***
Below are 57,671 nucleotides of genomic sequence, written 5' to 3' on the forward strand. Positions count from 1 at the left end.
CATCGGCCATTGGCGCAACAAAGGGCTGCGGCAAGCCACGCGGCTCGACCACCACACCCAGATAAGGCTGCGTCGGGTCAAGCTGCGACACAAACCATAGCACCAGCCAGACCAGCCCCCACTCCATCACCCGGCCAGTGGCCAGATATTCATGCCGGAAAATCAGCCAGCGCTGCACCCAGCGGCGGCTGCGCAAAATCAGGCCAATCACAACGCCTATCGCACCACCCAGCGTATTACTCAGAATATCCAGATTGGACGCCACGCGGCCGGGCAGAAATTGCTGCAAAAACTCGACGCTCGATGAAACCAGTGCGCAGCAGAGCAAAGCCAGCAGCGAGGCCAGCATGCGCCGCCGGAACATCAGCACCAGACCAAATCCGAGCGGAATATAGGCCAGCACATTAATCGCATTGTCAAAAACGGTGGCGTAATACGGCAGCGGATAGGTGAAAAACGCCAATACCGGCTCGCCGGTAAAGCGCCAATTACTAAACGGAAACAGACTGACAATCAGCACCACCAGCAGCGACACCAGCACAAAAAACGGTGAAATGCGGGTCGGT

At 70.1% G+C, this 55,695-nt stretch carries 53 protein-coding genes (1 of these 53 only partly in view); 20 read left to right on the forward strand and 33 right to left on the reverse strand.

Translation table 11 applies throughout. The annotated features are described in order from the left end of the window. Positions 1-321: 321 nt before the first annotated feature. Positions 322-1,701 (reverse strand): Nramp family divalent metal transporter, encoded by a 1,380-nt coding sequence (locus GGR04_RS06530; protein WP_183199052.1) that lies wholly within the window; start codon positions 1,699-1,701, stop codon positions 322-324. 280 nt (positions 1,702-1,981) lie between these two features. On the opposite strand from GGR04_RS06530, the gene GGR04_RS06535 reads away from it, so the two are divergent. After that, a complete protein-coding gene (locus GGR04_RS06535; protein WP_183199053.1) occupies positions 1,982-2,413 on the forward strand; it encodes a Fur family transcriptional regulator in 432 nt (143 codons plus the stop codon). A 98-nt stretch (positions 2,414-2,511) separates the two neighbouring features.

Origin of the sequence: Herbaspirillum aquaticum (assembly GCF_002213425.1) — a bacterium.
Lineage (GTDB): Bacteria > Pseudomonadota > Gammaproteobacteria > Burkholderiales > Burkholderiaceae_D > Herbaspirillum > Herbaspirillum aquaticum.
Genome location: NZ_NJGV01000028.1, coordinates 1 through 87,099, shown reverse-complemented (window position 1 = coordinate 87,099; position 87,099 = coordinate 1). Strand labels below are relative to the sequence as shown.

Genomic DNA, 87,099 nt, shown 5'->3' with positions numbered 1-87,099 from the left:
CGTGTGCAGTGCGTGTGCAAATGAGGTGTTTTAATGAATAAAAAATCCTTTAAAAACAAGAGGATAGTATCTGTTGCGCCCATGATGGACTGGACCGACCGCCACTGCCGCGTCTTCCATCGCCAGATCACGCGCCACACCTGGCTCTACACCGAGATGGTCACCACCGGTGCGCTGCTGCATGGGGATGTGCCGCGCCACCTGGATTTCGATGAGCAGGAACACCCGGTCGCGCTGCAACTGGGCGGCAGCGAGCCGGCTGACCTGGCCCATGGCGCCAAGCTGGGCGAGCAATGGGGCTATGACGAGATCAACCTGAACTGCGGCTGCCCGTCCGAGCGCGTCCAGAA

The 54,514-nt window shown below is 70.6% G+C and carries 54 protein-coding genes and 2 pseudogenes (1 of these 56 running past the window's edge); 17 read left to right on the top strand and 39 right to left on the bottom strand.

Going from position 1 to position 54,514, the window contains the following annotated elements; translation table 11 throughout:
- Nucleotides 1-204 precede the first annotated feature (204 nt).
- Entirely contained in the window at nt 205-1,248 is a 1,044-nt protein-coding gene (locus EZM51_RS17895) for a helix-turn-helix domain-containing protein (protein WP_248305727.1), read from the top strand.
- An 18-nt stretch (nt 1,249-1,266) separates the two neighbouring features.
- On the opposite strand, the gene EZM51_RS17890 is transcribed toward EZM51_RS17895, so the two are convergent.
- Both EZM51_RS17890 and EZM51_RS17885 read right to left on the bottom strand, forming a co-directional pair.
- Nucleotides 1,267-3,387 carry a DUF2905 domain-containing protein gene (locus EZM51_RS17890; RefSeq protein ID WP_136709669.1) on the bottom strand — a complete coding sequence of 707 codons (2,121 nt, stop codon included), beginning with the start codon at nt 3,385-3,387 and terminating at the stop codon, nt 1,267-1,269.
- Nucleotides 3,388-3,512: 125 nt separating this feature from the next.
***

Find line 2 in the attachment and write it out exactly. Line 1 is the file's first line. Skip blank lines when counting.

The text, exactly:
CATCGGCCATTGGCGCAACAAAGGGCTGCGGCAAGCCACGCGGCTCGACCACCACACCCAGATAAGGCTGCGTCGGGTCAAGCTGCGACACAAACCATAGCACCAGCCAGACCAGCCCCCACTCCATCACCCGGCCAGTGGCCAGATATTCATGCCGGAAAATCAGCCAGCGCTGCACCCAGCGGCGGCTGCGCAAAATCAGGCCAATCACAACGCCTATCGCACCACCCAGCGTATTACTCAGAATATCCAGATTGGACGCCACGCGGCCGGGCAGAAATTGCTGCAAAAACTCGACGCTCGATGAAACCAGTGCGCAGCAGAGCAAAGCCAGCAGCGAGGCCAGCATGCGCCGCCGGAACATCAGCACCAGACCAAATCCGAGCGGAATATAGGCCAGCACATTAATCGCATTGTCAAAAACGGTGGCGTAATACGGCAGCGGATAGGTGAAAAACGCCAATACCGGCTCGCCGGTAAAGCGCCAATTACTAAACGGAAACAGACTGACAATCAGCACCACCAGCAGCGACACCAGCACAAAAAACGGTGAAATGCGGGTCGGT